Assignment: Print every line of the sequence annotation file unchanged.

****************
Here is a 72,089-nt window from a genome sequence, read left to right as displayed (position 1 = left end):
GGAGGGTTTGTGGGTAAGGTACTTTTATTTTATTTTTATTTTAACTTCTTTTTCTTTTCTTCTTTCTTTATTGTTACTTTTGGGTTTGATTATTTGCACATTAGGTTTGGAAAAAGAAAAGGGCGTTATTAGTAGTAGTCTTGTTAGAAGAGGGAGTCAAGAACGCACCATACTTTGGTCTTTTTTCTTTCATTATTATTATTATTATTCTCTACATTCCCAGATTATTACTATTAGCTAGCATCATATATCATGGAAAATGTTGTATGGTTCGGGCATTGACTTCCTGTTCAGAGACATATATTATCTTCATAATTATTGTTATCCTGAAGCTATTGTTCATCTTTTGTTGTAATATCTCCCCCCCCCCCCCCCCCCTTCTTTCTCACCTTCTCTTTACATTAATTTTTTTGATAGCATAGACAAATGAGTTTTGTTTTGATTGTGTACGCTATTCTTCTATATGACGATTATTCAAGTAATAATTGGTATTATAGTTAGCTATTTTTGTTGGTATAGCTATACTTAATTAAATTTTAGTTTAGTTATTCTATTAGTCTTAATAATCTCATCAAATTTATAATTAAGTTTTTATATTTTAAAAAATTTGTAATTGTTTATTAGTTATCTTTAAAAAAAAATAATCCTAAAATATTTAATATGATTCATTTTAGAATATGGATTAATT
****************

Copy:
Here is a 72,089-nt window from a genome sequence, read left to right as displayed (position 1 = left end):
GGAGGGTTTGTGGGTAAGGTACTTTTATTTTATTTTTATTTTAACTTCTTTTTCTTTTCTTCTTTCTTTATTGTTACTTTTGGGTTTGATTATTTGCACATTAGGTTTGGAAAAAGAAAAGGGCGTTATTAGTAGTAGTCTTGTTAGAAGAGGGAGTCAAGAACGCACCATACTTTGGTCTTTTTTCTTTCATTATTATTATTATTATTCTCTACATTCCCAGATTATTACTATTAGCTAGCATCATATATCATGGAAAATGTTGTATGGTTCGGGCATTGACTTCCTGTTCAGAGACATATATTATCTTCATAATTATTGTTATCCTGAAGCTATTGTTCATCTTTTGTTGTAATATCTCCCCCCCCCCCCCCCCCCTTCTTTCTCACCTTCTCTTTACATTAATTTTTTTGATAGCATAGACAAATGAGTTTTGTTTTGATTGTGTACGCTATTCTTCTATATGACGATTATTCAAGTAATAATTGGTATTATAGTTAGCTATTTTTGTTGGTATAGCTATACTTAATTAAATTTTAGTTTAGTTATTCTATTAGTCTTAATAATCTCATCAAATTTATAATTAAGTTTTTATATTTTAAAAAATTTGTAATTGTTTATTAGTTATCTTTAAAAAAAAATAATCCTAAAATATTTAATATGATTCATTTTAGAATATGGATTAATT